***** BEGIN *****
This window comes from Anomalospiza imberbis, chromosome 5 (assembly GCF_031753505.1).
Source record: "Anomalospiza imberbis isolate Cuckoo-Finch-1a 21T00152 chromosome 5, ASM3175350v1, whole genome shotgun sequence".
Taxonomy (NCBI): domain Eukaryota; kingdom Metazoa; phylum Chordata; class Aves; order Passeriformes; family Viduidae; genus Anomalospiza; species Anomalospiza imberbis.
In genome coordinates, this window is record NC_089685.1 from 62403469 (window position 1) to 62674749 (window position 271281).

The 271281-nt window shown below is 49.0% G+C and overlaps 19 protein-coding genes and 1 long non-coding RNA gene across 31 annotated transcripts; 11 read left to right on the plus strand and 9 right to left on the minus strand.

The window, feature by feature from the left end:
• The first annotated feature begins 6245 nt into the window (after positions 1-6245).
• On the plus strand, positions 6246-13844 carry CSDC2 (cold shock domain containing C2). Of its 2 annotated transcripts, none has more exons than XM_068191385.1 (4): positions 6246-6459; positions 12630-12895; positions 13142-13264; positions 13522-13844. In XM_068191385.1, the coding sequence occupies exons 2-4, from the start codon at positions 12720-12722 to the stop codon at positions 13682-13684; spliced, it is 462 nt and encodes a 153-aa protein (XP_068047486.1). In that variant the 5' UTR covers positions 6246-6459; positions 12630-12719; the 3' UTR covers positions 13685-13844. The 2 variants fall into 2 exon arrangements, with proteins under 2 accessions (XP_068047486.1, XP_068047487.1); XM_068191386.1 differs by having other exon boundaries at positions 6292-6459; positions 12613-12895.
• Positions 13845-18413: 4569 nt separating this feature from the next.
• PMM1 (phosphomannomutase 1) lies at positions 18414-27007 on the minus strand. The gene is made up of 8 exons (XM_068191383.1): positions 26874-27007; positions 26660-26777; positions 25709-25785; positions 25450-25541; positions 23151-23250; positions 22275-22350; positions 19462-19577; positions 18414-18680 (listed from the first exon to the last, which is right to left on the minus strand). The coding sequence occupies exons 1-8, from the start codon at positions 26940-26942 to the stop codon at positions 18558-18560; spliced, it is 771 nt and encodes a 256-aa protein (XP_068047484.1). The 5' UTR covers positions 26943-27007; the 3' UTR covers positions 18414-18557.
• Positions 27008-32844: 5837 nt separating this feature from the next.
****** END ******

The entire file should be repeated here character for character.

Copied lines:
This window comes from Anomalospiza imberbis, chromosome 5 (assembly GCF_031753505.1).
Source record: "Anomalospiza imberbis isolate Cuckoo-Finch-1a 21T00152 chromosome 5, ASM3175350v1, whole genome shotgun sequence".
Taxonomy (NCBI): domain Eukaryota; kingdom Metazoa; phylum Chordata; class Aves; order Passeriformes; family Viduidae; genus Anomalospiza; species Anomalospiza imberbis.
In genome coordinates, this window is record NC_089685.1 from 62403469 (window position 1) to 62674749 (window position 271281).

The 271281-nt window shown below is 49.0% G+C and overlaps 19 protein-coding genes and 1 long non-coding RNA gene across 31 annotated transcripts; 11 read left to right on the plus strand and 9 right to left on the minus strand.

The window, feature by feature from the left end:
• The first annotated feature begins 6245 nt into the window (after positions 1-6245).
• On the plus strand, positions 6246-13844 carry CSDC2 (cold shock domain containing C2). Of its 2 annotated transcripts, none has more exons than XM_068191385.1 (4): positions 6246-6459; positions 12630-12895; positions 13142-13264; positions 13522-13844. In XM_068191385.1, the coding sequence occupies exons 2-4, from the start codon at positions 12720-12722 to the stop codon at positions 13682-13684; spliced, it is 462 nt and encodes a 153-aa protein (XP_068047486.1). In that variant the 5' UTR covers positions 6246-6459; positions 12630-12719; the 3' UTR covers positions 13685-13844. The 2 variants fall into 2 exon arrangements, with proteins under 2 accessions (XP_068047486.1, XP_068047487.1); XM_068191386.1 differs by having other exon boundaries at positions 6292-6459; positions 12613-12895.
• Positions 13845-18413: 4569 nt separating this feature from the next.
• PMM1 (phosphomannomutase 1) lies at positions 18414-27007 on the minus strand. The gene is made up of 8 exons (XM_068191383.1): positions 26874-27007; positions 26660-26777; positions 25709-25785; positions 25450-25541; positions 23151-23250; positions 22275-22350; positions 19462-19577; positions 18414-18680 (listed from the first exon to the last, which is right to left on the minus strand). The coding sequence occupies exons 1-8, from the start codon at positions 26940-26942 to the stop codon at positions 18558-18560; spliced, it is 771 nt and encodes a 256-aa protein (XP_068047484.1). The 5' UTR covers positions 26943-27007; the 3' UTR covers positions 18414-18557.
• Positions 27008-32844: 5837 nt separating this feature from the next.